by Elizabeth Miles
One of the best things about Friends cultural trips is that doors are opened for us that are normally closed to the general public. This could not have been more true than on this visit to London and Oxford. Thanks to the reputation of the Friends and to the wide range of global contacts we have, Edwin Mok (Collectors Circle) and Therese Lesaffre (Tours) were able to use their valuable connections to give our small group unprecedented access to the British Museum, the Fan Museum, Bonhams auction house, Waddesdon Manor, Oxford University’s China Centre, the Ashmolean Museum and to both Wadham and St Hugh’s Colleges.
Waddesdon Manor was a revelation. A building more suited to the banks of the Loire than to rural Buckinghamshire, this is a grand house designed and built for entertainment by Ferdinand de Rothschild in 1874 and it now houses the Rothschild Collection, one of the world’s finest collections of decorative arts primarily from the 18th century. The history of the Rothschild family is fascinating. Ranging from medieval to modern, they were the greatest collectors of the 19th century and they bought only the very best pieces available. We were fortunate to be given a personal tour of the house and grounds organised by Anna Ellerton, a longtime Friends member and a guide and lecturer at the Manor. We also managed to squeeze in a small exhibition of the drawings of the sculptor, Henry Moore, providing a valuable insight into his sculptural works.
From Waddesdon, we sped off to Oxford and to the newly built and very beautiful Dickson Poon China Centre Building within the confines of St Hughes College and opened by the Duke of Cambridge only last year. Drawing upon Oxford’s historic relationship with China, the centre is destined to become the foremost place of study about China in the world. We were treated to a personal tour of the building and strolled through the Fellows gardens for tea at her home with the warden of St Hughes, Dame Elish Angiolini DBE QC who produced some exceptionally good scones, not to mention chocolate cake!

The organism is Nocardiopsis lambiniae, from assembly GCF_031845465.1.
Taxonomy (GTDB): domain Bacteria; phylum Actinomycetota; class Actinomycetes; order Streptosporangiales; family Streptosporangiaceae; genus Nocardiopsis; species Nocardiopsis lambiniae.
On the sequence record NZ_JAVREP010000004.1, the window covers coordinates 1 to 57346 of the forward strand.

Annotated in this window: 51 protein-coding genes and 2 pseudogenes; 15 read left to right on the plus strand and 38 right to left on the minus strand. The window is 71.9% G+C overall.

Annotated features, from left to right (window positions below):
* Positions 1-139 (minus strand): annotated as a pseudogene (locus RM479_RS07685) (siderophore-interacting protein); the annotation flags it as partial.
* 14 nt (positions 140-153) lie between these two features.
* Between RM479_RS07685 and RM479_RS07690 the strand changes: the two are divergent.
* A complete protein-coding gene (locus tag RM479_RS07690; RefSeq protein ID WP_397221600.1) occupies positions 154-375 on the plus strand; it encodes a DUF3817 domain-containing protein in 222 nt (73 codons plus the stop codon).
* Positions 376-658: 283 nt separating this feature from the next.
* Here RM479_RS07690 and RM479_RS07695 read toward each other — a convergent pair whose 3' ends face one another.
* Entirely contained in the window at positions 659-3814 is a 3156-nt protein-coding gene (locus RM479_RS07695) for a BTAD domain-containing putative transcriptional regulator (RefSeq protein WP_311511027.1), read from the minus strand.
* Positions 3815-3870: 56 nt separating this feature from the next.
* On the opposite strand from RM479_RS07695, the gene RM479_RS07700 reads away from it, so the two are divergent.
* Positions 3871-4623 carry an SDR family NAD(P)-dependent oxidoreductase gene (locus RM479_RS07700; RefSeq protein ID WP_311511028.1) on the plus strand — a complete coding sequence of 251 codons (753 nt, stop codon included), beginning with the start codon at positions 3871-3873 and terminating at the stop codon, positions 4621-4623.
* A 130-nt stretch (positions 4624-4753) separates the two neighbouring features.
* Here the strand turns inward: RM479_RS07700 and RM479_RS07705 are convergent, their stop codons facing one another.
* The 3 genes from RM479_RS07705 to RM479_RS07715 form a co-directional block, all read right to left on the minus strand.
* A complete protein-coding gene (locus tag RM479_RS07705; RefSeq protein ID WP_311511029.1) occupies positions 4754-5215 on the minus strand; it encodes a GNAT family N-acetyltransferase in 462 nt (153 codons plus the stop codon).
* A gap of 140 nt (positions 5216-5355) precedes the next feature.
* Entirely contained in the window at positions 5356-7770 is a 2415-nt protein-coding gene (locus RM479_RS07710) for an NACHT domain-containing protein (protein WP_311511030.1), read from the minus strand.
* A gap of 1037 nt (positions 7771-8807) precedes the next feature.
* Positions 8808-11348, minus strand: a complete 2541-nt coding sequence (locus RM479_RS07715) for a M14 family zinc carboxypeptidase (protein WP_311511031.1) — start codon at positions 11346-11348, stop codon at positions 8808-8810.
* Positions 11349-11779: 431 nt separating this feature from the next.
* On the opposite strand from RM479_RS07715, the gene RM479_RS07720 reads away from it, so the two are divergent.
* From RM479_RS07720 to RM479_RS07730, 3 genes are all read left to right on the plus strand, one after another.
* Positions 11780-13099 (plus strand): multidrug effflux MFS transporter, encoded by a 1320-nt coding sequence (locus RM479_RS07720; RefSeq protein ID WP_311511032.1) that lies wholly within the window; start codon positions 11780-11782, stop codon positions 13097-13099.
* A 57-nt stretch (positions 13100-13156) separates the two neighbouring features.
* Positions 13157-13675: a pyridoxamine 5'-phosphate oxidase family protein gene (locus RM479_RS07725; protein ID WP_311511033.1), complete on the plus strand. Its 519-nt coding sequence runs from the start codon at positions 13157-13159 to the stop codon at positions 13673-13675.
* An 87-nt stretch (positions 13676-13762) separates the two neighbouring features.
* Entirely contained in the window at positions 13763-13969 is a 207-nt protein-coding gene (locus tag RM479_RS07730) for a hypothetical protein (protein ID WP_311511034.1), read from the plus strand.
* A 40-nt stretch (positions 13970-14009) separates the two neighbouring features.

After a very comfortable night in the rooms of Wadham College, which dates from 1610, we were treated to a most informative tour of the college, its chapel and delightful gardens by Professor Jeffrey Hackney, Emeritus Fellow and Lecturer in Law, who has recently marked over 50 years at the university. Sir Christopher Wren is perhaps the College’s most famous alumnus and designer of the clock in the historic front quad.
From Wadham, it was onwards to our final visit of the trip – the Ashmolean Museum and a private viewing of paintings from the Michael Sullivan collection of Chinese paintings, 2 exquisite but minute Chinese robes, and historic publications especially selected for us and discussed by the curator, Shelagh Vainker. We were able to spend a little time exploring the treasures of the rest of the museum (and of course the shop) before boarding our bus for London – tired but completely sated. It was a wonderful trip and I am already hoping that Edwin and Therese will start to plan another.